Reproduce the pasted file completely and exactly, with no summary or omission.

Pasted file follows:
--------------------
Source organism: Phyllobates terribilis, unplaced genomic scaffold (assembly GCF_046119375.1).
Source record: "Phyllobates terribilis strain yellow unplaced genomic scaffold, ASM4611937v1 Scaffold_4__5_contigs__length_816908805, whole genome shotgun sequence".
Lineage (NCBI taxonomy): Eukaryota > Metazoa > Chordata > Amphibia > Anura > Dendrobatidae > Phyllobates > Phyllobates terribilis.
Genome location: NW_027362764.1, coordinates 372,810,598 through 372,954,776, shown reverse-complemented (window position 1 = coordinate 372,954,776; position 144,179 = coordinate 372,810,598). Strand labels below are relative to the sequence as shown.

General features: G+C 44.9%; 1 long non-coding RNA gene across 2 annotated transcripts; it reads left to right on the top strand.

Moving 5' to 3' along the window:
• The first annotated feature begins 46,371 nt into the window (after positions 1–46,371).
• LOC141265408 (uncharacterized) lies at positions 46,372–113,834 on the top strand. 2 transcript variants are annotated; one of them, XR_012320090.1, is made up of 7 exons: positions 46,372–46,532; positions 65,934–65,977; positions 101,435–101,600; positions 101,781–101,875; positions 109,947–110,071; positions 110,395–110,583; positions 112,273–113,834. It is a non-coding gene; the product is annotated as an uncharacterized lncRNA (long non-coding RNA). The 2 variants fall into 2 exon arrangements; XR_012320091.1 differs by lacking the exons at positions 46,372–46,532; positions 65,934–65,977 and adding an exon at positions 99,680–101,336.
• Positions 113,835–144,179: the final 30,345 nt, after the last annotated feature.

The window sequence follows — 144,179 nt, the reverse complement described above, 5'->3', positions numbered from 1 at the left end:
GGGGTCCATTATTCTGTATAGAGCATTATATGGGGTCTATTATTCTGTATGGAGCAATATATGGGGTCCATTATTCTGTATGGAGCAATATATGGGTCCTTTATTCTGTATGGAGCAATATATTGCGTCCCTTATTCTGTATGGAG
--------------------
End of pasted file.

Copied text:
Source organism: Phyllobates terribilis, unplaced genomic scaffold (assembly GCF_046119375.1).
Source record: "Phyllobates terribilis strain yellow unplaced genomic scaffold, ASM4611937v1 Scaffold_4__5_contigs__length_816908805, whole genome shotgun sequence".
Lineage (NCBI taxonomy): Eukaryota > Metazoa > Chordata > Amphibia > Anura > Dendrobatidae > Phyllobates > Phyllobates terribilis.
Genome location: NW_027362764.1, coordinates 372,810,598 through 372,954,776, shown reverse-complemented (window position 1 = coordinate 372,954,776; position 144,179 = coordinate 372,810,598). Strand labels below are relative to the sequence as shown.

General features: G+C 44.9%; 1 long non-coding RNA gene across 2 annotated transcripts; it reads left to right on the top strand.

Moving 5' to 3' along the window:
• The first annotated feature begins 46,371 nt into the window (after positions 1–46,371).
• LOC141265408 (uncharacterized) lies at positions 46,372–113,834 on the top strand. 2 transcript variants are annotated; one of them, XR_012320090.1, is made up of 7 exons: positions 46,372–46,532; positions 65,934–65,977; positions 101,435–101,600; positions 101,781–101,875; positions 109,947–110,071; positions 110,395–110,583; positions 112,273–113,834. It is a non-coding gene; the product is annotated as an uncharacterized lncRNA (long non-coding RNA). The 2 variants fall into 2 exon arrangements; XR_012320091.1 differs by lacking the exons at positions 46,372–46,532; positions 65,934–65,977 and adding an exon at positions 99,680–101,336.
• Positions 113,835–144,179: the final 30,345 nt, after the last annotated feature.

The window sequence follows — 144,179 nt, the reverse complement described above, 5'->3', positions numbered from 1 at the left end:
GGGGTCCATTATTCTGTATAGAGCATTATATGGGGTCTATTATTCTGTATGGAGCAATATATGGGGTCCATTATTCTGTATGGAGCAATATATGGGTCCTTTATTCTGTATGGAGCAATATATTGCGTCCCTTATTCTGTATGGAG